I love watching videos on YouTube but I’m the classic case of a mate shows me a video in the pub and then I’ll show it around. I think everyone watched a certain amount of these videos, that’s why they have millions of views but I can’t say I’m the most Internet savvy…I suppose that’s what’s good about the show; people can enjoy the show without having to be an Internet nerd.
As someone who grew up without the Internet, as I did, does this YouTube/Internet culture shock or concern you at all?
I think we’re still in a big transitional phase with it…I can see a day where everyone has to have an Internet passport or something like that. I’m not saying that’s a great idea, just saying there is a lot of stuff that can go up with very little accountability and that is something that will have to change eventually.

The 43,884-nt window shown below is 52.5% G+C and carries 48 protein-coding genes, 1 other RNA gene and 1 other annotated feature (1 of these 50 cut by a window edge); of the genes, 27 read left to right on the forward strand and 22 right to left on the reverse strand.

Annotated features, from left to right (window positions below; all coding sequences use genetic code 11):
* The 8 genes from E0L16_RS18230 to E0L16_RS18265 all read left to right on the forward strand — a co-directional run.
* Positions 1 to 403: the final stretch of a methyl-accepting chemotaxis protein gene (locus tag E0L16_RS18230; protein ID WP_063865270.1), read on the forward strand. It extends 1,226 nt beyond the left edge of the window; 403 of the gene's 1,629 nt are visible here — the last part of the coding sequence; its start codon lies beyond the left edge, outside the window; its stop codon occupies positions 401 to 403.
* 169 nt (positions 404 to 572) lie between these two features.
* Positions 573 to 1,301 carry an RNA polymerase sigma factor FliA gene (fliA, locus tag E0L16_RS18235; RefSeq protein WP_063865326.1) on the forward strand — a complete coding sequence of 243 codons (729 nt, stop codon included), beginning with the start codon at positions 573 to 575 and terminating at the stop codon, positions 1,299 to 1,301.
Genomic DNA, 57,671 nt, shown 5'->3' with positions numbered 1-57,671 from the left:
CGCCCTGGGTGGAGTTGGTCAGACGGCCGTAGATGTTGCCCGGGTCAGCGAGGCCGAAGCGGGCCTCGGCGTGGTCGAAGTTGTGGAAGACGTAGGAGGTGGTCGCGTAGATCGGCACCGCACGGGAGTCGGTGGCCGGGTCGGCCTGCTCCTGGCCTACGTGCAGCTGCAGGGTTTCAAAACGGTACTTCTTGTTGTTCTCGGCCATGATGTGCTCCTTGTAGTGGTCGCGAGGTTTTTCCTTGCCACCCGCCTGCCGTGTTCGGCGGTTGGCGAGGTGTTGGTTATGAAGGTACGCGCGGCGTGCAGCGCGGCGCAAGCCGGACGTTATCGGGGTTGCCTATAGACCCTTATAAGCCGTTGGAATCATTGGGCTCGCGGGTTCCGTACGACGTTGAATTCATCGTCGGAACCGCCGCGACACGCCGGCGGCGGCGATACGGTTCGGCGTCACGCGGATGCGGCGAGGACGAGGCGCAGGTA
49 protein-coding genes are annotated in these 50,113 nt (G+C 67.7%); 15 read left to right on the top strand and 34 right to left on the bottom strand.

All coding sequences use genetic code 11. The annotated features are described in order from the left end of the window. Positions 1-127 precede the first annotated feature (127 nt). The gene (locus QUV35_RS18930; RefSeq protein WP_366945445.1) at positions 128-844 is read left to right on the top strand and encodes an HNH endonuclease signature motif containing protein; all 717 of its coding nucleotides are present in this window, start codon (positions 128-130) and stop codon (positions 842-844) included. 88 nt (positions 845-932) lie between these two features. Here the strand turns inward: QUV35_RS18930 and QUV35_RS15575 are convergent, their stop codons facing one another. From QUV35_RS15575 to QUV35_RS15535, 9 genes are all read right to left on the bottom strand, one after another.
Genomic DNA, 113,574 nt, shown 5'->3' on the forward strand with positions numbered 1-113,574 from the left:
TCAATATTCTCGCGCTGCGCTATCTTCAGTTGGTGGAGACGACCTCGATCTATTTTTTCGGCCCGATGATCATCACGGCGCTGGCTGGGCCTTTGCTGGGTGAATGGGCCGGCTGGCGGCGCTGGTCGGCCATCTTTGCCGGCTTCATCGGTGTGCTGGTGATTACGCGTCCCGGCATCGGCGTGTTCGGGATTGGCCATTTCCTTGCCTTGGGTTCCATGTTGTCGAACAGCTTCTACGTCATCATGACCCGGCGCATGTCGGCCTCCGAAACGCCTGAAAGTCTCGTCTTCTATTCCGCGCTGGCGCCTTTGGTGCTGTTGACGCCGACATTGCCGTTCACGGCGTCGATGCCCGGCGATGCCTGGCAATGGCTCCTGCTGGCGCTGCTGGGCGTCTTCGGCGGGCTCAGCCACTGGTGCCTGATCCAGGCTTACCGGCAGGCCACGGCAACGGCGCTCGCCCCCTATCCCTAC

I don’t know…I’ve got mixed views on it. There is so much to be celebrated because of the Internet, then as expected there is a lot of nasty stuff as well. I guess I do believe people should be accountable for that; its still very anonymous, at least on the surface for your average user.
But I do think there is far more good than harm; YouTube and Internet videos I just think are brilliant. You don’t need to be told the news anymore; you can find it all out for yourself and learn anything! People have free access to whatever they want to see and whatever they want to learn and that is a really positive thing!
Virtually Famous airs 10pm, Mondays on E4
Words: Irune Rue Chamberlain